With Windows 7 Libraries, the wait is over! No longer will you need to fumble through Windows Explorer looking for your various files and folders your storing on different parts of your hard drive because Windows 7 Libraries works a lot like a built-in Google topic search for your computer which you setup with just a few simple clicks.
What are Windows 7 Libraries exactly?
By default Windows 7 provides 4 different libraries: Music, Videos, Documents, and Pictures. These are a nice primer for the new feature however for me this was just the start. Each library doesn’t actually contain any data; rather they allow you to access all your data from one folder which you pre-configure based on category or using metadata (date and author information) found in the files themselves. This is great for grouping pictures from a vacation from a certain date, or with grouping music from the same artist.
Another example would be a budget folder I created at work. I have various budgets spread out between years and teams on a bunch of different location on my hard drive and network shares. By creating a “Budget Library”, all my budget folders and files are now in 1 single place. The same would be true for home files like receipts. Here, let me show you!
How To Build a Custom Library In Windows 7
1. Open your Start Menu, and then Type libraries into the search bar. Click the Libraries link that appears.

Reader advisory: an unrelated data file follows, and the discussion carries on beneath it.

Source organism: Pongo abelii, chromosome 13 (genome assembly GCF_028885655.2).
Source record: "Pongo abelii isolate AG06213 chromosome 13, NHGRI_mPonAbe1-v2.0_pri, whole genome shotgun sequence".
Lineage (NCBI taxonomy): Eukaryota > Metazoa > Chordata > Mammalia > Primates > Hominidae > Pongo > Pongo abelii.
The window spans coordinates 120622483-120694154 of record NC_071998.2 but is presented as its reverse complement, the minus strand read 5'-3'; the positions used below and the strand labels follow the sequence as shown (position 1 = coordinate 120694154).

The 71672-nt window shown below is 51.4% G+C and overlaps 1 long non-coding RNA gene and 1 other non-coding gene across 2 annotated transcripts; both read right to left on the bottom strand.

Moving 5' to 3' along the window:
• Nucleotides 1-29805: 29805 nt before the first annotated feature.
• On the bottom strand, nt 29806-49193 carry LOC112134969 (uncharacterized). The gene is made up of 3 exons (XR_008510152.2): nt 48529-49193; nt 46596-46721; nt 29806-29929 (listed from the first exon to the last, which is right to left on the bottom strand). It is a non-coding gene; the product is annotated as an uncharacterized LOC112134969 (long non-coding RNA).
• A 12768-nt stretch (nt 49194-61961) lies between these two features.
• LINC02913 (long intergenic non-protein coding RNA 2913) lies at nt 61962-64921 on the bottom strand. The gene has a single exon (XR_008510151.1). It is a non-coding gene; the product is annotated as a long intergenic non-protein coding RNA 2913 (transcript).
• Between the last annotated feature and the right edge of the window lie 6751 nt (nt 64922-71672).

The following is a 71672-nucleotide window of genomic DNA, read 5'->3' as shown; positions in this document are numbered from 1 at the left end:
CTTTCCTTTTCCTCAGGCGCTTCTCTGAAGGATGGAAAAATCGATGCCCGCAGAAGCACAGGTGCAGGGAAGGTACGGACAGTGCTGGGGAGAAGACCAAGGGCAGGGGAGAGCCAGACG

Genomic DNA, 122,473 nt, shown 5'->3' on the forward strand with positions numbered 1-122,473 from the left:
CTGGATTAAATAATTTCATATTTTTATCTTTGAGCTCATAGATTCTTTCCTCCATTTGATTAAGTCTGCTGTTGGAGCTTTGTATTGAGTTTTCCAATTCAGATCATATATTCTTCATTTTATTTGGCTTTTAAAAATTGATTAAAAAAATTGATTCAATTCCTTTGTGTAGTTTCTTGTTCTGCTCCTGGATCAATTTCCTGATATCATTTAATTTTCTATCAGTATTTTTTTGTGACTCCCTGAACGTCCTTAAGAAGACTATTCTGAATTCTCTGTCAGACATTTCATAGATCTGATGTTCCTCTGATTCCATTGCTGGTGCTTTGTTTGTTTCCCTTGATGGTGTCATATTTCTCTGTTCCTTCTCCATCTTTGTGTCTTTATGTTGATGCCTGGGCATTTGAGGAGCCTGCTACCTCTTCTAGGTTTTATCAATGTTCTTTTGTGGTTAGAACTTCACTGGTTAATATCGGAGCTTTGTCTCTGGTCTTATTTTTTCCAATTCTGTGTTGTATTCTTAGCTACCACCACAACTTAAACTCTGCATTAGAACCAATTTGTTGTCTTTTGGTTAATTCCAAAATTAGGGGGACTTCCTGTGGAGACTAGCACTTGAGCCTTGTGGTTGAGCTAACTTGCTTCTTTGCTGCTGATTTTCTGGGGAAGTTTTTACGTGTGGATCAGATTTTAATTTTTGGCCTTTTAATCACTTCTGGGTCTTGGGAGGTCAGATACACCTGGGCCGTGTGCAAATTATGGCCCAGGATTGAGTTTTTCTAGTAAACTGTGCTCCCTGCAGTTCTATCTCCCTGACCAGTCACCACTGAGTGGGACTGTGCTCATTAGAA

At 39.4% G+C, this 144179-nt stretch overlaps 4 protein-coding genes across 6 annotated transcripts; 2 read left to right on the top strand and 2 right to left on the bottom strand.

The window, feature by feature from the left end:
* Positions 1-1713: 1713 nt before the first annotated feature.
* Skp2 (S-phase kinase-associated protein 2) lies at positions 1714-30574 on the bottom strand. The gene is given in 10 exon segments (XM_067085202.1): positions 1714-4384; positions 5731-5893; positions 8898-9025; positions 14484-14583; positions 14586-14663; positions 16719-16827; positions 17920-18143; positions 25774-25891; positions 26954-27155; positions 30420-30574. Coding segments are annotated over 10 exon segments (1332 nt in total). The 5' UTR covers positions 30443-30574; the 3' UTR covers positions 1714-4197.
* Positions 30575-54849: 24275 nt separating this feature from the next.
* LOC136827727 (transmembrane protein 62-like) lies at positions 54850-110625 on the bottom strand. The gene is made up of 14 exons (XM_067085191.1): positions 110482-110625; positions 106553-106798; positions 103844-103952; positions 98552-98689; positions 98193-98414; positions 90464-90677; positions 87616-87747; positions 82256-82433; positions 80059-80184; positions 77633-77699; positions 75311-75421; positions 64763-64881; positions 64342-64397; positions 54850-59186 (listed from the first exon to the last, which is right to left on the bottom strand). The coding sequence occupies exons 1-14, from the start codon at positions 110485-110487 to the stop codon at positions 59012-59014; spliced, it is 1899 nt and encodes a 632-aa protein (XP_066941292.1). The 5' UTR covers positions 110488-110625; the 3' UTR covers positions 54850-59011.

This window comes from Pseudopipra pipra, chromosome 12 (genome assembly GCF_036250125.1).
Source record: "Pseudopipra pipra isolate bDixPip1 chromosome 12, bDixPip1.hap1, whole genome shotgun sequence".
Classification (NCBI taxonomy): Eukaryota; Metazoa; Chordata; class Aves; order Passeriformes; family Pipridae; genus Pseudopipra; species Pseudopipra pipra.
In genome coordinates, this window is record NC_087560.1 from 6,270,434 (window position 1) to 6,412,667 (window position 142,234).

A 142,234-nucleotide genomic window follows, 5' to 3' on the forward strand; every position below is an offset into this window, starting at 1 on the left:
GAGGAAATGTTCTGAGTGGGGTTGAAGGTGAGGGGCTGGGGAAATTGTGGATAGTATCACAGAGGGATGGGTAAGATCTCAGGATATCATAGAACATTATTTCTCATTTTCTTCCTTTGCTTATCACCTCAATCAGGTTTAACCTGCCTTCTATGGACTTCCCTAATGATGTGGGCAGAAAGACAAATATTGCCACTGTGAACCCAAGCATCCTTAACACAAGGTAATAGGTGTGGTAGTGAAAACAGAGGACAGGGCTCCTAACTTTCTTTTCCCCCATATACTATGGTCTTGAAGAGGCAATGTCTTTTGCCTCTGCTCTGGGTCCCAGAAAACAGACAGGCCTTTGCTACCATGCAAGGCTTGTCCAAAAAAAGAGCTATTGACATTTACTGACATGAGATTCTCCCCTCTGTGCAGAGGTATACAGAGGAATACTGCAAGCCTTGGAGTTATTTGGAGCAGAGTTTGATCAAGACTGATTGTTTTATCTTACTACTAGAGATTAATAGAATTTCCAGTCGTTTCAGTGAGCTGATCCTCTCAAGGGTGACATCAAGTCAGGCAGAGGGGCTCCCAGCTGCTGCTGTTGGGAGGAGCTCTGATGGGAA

2. In the Libraries window, Click the New library button below the toolbar. Next Double-Click the New Library that appears.
3. The library will alert you that it is empty, because there are no folders associated with it. Click the Include a folder button and let’s add some folders!
4. Choose which Folder you would like to include in the library initially, this can be changed later.
5. Now that you have your new library setup, to add more folders Click the 1 location link.
6. In this Window you can Click Add… to manually insert more folders, and you can also Right-Click a folder and Set as default save location. Your default save location means anything saved to the library will be stored in that folder. Click OK to continue.
7. At this point you probably want to re-name your Library. To do this Right-Click your Library on the Libraries list at the left side of the window.
8. Now let’s give the library the feel of a folder, Click the Arrange by option and then Set it to Name. This will make the library appear as one fluid folder.
9. There are a few more features that can be adjusted by Right-Clicking your Library, and then Selecting Properties (like we did earlier when renaming it). Depending on what you are organizing you can set it to optimize the appropriate file type.
You now have your very own custom windows library. You can now store all of your specific data and link this library to it using meta data or the include folder option. It might be a little tricky at first, but after reading this groovy how-to I’m sure you’ll be a groovy “Windows 7 Librarian” in no time.